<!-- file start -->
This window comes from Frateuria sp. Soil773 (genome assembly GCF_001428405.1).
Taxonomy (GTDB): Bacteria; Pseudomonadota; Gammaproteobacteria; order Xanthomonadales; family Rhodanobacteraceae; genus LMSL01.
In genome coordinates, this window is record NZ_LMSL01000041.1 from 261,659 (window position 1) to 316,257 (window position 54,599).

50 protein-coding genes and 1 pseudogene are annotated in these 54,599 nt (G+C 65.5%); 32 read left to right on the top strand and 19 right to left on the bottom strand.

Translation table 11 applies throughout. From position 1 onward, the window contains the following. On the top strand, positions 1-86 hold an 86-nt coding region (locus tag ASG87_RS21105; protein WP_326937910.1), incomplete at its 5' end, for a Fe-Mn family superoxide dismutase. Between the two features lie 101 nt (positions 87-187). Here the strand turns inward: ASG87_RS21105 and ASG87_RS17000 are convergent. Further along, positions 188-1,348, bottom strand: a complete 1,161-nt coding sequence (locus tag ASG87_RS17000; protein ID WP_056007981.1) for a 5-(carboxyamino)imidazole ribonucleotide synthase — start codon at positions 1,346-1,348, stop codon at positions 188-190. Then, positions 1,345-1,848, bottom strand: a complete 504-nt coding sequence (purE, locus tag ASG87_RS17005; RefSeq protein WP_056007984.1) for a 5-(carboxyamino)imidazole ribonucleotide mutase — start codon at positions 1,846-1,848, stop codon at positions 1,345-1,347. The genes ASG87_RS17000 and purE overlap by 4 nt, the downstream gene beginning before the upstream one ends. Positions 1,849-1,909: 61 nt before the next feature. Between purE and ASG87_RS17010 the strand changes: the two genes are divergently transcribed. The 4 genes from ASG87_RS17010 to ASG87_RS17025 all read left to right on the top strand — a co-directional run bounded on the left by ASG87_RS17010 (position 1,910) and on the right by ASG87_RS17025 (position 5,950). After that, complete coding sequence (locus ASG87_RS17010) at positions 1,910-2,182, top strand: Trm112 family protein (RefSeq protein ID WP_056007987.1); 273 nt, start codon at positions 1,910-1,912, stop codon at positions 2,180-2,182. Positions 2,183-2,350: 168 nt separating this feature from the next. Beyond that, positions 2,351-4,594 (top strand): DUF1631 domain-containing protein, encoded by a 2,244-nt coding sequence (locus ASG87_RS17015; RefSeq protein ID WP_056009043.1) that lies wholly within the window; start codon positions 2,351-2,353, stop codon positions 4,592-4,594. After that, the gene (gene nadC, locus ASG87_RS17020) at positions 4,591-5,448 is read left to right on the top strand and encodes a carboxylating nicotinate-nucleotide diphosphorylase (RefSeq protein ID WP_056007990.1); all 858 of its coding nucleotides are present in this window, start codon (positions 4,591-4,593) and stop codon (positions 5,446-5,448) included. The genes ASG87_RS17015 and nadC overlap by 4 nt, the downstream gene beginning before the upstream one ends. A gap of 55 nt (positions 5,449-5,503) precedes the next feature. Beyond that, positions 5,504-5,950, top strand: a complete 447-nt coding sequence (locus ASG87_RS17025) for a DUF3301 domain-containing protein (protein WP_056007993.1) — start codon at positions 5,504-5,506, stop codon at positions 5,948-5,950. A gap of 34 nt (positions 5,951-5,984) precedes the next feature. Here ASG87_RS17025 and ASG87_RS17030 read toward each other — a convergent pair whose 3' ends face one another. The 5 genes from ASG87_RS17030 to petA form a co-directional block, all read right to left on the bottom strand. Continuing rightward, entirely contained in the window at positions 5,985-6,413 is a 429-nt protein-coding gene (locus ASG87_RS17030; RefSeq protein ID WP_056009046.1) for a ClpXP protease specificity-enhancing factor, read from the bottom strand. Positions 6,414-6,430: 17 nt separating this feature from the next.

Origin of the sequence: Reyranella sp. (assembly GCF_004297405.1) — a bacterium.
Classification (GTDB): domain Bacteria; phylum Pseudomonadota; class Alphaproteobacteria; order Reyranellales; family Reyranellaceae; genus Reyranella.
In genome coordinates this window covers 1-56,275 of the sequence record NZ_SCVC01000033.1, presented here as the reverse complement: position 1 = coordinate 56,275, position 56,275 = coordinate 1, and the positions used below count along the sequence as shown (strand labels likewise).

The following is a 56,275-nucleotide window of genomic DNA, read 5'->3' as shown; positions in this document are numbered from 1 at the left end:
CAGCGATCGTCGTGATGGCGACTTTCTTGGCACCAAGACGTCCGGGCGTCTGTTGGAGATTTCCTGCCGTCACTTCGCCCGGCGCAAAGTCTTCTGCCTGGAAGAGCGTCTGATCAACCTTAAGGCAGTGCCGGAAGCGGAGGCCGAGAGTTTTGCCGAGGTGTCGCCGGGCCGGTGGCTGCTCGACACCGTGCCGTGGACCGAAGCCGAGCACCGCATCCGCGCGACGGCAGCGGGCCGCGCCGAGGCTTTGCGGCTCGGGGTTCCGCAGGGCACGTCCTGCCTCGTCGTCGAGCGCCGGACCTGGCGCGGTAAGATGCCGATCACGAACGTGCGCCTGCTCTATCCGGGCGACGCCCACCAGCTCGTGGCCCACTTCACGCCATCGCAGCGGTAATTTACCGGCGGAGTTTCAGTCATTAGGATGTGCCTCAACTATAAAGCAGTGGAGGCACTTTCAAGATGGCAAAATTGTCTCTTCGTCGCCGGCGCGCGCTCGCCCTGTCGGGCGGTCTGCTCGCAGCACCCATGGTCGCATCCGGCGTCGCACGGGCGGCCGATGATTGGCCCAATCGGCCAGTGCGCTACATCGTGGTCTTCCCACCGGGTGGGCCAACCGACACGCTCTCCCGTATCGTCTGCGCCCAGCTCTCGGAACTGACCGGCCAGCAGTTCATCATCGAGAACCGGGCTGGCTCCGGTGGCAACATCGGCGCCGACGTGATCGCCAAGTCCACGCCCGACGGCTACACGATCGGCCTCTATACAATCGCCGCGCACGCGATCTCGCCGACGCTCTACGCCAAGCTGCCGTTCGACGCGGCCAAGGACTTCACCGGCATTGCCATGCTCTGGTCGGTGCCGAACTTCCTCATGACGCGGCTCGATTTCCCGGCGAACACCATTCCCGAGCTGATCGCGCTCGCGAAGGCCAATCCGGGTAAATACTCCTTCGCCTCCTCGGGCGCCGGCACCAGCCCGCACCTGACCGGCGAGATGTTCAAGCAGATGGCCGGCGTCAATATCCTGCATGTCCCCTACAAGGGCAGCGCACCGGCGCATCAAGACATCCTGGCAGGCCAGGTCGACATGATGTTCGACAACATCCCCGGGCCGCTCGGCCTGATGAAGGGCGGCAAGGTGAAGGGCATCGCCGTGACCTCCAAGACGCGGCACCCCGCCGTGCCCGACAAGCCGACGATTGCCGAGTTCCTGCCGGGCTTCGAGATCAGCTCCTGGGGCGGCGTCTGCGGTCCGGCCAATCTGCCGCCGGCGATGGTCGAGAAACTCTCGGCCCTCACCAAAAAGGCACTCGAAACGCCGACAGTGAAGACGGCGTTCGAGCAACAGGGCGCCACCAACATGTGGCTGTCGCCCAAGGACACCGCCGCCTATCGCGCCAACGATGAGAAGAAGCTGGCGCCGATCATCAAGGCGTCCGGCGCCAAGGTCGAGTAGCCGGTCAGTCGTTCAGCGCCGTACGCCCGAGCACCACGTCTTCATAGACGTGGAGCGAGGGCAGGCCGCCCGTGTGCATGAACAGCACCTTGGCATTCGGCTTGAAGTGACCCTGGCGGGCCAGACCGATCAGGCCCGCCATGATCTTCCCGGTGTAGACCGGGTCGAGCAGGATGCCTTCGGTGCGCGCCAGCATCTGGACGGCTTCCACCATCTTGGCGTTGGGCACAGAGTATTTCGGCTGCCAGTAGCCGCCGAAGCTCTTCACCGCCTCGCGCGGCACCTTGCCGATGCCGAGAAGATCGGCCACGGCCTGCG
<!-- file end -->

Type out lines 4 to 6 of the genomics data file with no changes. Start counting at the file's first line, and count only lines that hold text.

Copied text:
50 protein-coding genes and 1 pseudogene are annotated in these 54,599 nt (G+C 65.5%); 32 read left to right on the top strand and 19 right to left on the bottom strand.

Translation table 11 applies throughout. From position 1 onward, the window contains the following. On the top strand, positions 1-86 hold an 86-nt coding region (locus tag ASG87_RS21105; protein WP_326937910.1), incomplete at its 5' end, for a Fe-Mn family superoxide dismutase. Between the two features lie 101 nt (positions 87-187). Here the strand turns inward: ASG87_RS21105 and ASG87_RS17000 are convergent. Further along, positions 188-1,348, bottom strand: a complete 1,161-nt coding sequence (locus tag ASG87_RS17000; protein ID WP_056007981.1) for a 5-(carboxyamino)imidazole ribonucleotide synthase — start codon at positions 1,346-1,348, stop codon at positions 188-190. Then, positions 1,345-1,848, bottom strand: a complete 504-nt coding sequence (purE, locus tag ASG87_RS17005; RefSeq protein WP_056007984.1) for a 5-(carboxyamino)imidazole ribonucleotide mutase — start codon at positions 1,846-1,848, stop codon at positions 1,345-1,347. The genes ASG87_RS17000 and purE overlap by 4 nt, the downstream gene beginning before the upstream one ends. Positions 1,849-1,909: 61 nt before the next feature. Between purE and ASG87_RS17010 the strand changes: the two genes are divergently transcribed. The 4 genes from ASG87_RS17010 to ASG87_RS17025 all read left to right on the top strand — a co-directional run bounded on the left by ASG87_RS17010 (position 1,910) and on the right by ASG87_RS17025 (position 5,950). After that, complete coding sequence (locus ASG87_RS17010) at positions 1,910-2,182, top strand: Trm112 family protein (RefSeq protein ID WP_056007987.1); 273 nt, start codon at positions 1,910-1,912, stop codon at positions 2,180-2,182. Positions 2,183-2,350: 168 nt separating this feature from the next. Beyond that, positions 2,351-4,594 (top strand): DUF1631 domain-containing protein, encoded by a 2,244-nt coding sequence (locus ASG87_RS17015; RefSeq protein ID WP_056009043.1) that lies wholly within the window; start codon positions 2,351-2,353, stop codon positions 4,592-4,594. After that, the gene (gene nadC, locus ASG87_RS17020) at positions 4,591-5,448 is read left to right on the top strand and encodes a carboxylating nicotinate-nucleotide diphosphorylase (RefSeq protein ID WP_056007990.1); all 858 of its coding nucleotides are present in this window, start codon (positions 4,591-4,593) and stop codon (positions 5,446-5,448) included. The genes ASG87_RS17015 and nadC overlap by 4 nt, the downstream gene beginning before the upstream one ends. A gap of 55 nt (positions 5,449-5,503) precedes the next feature. Beyond that, positions 5,504-5,950, top strand: a complete 447-nt coding sequence (locus ASG87_RS17025) for a DUF3301 domain-containing protein (protein WP_056007993.1) — start codon at positions 5,504-5,506, stop codon at positions 5,948-5,950. A gap of 34 nt (positions 5,951-5,984) precedes the next feature. Here ASG87_RS17025 and ASG87_RS17030 read toward each other — a convergent pair whose 3' ends face one another. The 5 genes from ASG87_RS17030 to petA form a co-directional block, all read right to left on the bottom strand. Continuing rightward, entirely contained in the window at positions 5,985-6,413 is a 429-nt protein-coding gene (locus ASG87_RS17030; RefSeq protein ID WP_056009046.1) for a ClpXP protease specificity-enhancing factor, read from the bottom strand. Positions 6,414-6,430: 17 nt separating this feature from the next.

Origin of the sequence: Reyranella sp. (assembly GCF_004297405.1) — a bacterium.